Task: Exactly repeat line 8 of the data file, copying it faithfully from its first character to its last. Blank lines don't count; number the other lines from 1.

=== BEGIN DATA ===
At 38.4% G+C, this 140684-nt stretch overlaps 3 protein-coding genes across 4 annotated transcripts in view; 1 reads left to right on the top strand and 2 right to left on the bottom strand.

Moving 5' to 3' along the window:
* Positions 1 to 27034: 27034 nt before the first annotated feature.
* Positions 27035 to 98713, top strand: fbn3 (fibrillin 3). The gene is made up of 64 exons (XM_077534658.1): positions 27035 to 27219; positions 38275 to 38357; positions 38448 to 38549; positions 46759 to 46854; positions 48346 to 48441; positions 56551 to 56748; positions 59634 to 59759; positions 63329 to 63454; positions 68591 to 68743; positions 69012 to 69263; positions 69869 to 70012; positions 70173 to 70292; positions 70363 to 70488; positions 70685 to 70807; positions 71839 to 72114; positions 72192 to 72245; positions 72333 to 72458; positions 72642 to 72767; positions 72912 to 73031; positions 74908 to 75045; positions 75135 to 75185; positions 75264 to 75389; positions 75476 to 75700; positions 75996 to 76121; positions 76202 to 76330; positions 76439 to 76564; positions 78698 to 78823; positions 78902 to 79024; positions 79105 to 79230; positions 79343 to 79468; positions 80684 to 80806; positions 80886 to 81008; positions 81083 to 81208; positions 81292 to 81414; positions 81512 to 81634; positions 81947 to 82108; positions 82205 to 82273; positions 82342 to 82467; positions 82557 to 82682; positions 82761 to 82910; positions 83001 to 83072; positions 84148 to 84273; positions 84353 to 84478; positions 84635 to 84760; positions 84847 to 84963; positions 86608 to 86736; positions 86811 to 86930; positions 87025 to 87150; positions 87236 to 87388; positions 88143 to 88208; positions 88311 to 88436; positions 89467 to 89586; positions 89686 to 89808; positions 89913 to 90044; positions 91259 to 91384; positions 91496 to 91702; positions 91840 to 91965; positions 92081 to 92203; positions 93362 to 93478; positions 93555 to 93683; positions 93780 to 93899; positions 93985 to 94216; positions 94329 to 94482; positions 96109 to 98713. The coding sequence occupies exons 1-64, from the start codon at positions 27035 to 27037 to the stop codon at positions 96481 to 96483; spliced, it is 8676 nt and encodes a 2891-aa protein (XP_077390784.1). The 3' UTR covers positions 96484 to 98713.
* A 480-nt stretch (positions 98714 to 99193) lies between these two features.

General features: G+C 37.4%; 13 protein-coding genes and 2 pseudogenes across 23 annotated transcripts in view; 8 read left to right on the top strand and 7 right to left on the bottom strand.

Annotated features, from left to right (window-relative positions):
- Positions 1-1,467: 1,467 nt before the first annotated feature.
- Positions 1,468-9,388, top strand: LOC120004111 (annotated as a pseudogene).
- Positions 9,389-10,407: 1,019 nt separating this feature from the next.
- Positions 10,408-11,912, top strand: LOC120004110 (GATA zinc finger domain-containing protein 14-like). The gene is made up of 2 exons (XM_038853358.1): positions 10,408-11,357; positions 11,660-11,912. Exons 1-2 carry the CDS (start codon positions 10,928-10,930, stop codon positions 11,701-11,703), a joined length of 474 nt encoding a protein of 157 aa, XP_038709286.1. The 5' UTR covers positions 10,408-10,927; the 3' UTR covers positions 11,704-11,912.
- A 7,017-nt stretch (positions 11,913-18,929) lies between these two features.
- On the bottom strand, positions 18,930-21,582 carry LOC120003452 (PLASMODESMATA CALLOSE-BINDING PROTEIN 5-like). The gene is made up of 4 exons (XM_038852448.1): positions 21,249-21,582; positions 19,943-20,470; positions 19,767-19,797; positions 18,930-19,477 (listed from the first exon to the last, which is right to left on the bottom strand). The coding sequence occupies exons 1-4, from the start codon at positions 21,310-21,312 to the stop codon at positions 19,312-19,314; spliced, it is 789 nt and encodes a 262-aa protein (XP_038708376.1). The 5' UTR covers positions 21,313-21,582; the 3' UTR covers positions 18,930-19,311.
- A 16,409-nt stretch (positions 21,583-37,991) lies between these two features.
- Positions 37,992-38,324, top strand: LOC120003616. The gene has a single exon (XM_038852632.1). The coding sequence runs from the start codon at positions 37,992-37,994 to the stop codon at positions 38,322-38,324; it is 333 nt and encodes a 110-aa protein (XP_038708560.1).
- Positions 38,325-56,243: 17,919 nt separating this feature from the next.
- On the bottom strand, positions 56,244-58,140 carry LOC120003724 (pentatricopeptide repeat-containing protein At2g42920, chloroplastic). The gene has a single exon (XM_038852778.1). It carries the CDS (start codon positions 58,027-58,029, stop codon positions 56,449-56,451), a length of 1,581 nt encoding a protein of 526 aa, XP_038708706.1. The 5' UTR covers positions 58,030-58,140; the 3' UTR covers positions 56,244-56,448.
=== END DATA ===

- Positions 1-1,467: 1,467 nt before the first annotated feature.